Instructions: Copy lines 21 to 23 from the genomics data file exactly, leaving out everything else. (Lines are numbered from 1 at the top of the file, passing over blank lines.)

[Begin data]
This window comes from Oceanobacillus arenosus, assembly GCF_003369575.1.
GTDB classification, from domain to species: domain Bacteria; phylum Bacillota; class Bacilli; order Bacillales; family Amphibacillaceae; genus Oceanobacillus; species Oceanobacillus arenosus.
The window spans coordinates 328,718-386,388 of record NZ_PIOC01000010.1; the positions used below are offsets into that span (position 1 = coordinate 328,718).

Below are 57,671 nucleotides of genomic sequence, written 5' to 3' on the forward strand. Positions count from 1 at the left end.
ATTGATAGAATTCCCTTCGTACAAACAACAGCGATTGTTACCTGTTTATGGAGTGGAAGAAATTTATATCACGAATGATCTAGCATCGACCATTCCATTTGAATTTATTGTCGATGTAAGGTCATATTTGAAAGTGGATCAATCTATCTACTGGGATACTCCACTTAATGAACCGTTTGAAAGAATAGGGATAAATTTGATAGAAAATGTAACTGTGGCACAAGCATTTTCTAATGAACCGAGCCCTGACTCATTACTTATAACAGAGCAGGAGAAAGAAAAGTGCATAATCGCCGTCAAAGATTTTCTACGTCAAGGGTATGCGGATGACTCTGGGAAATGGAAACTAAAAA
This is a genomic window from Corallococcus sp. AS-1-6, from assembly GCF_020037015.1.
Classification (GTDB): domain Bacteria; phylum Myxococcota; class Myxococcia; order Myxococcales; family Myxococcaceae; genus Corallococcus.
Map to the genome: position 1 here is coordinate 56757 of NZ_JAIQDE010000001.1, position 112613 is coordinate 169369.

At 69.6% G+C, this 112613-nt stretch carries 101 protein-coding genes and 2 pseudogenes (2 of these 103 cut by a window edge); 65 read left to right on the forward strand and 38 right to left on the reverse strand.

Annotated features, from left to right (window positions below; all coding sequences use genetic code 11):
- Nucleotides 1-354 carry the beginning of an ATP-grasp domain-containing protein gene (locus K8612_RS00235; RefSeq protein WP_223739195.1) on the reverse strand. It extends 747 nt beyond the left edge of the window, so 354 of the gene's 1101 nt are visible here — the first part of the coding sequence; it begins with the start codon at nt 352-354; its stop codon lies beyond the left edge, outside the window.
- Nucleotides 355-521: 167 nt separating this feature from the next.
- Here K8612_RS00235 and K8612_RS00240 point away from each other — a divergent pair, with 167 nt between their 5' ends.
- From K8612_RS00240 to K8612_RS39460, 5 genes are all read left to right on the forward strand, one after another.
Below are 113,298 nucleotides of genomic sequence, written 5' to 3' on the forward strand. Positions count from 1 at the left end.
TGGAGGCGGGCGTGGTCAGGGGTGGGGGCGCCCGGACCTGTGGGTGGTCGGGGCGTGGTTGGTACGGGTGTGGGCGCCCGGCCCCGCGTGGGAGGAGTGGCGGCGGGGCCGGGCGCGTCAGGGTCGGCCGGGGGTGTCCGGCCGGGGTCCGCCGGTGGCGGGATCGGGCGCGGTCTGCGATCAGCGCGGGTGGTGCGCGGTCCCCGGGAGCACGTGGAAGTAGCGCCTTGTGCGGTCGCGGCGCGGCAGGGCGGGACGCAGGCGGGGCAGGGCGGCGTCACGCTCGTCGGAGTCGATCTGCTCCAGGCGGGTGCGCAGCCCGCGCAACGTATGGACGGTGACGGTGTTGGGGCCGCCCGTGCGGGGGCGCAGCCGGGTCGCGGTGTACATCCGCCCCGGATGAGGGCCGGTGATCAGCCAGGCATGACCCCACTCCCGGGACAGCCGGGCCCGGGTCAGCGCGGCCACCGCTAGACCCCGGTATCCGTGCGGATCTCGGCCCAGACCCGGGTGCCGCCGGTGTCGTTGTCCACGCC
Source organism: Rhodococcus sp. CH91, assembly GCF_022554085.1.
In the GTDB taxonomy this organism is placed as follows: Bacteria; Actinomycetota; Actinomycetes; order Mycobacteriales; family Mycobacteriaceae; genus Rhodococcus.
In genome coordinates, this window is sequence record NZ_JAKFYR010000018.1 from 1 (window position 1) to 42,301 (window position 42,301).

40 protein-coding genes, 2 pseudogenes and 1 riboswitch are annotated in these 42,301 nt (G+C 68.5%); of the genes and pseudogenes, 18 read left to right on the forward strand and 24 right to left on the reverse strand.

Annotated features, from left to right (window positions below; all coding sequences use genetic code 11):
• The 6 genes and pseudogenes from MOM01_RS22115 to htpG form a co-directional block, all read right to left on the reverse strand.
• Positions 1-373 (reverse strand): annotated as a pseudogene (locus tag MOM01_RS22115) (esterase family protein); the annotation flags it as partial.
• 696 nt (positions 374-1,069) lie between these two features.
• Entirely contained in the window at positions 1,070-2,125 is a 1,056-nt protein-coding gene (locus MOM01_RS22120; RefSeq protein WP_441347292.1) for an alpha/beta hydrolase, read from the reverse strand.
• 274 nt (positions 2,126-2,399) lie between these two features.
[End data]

Annotated features, from left to right (window positions below; all coding sequences use genetic code 11):
• The 6 genes and pseudogenes from MOM01_RS22115 to htpG form a co-directional block, all read right to left on the reverse strand.
• Positions 1-373 (reverse strand): annotated as a pseudogene (locus tag MOM01_RS22115) (esterase family protein); the annotation flags it as partial.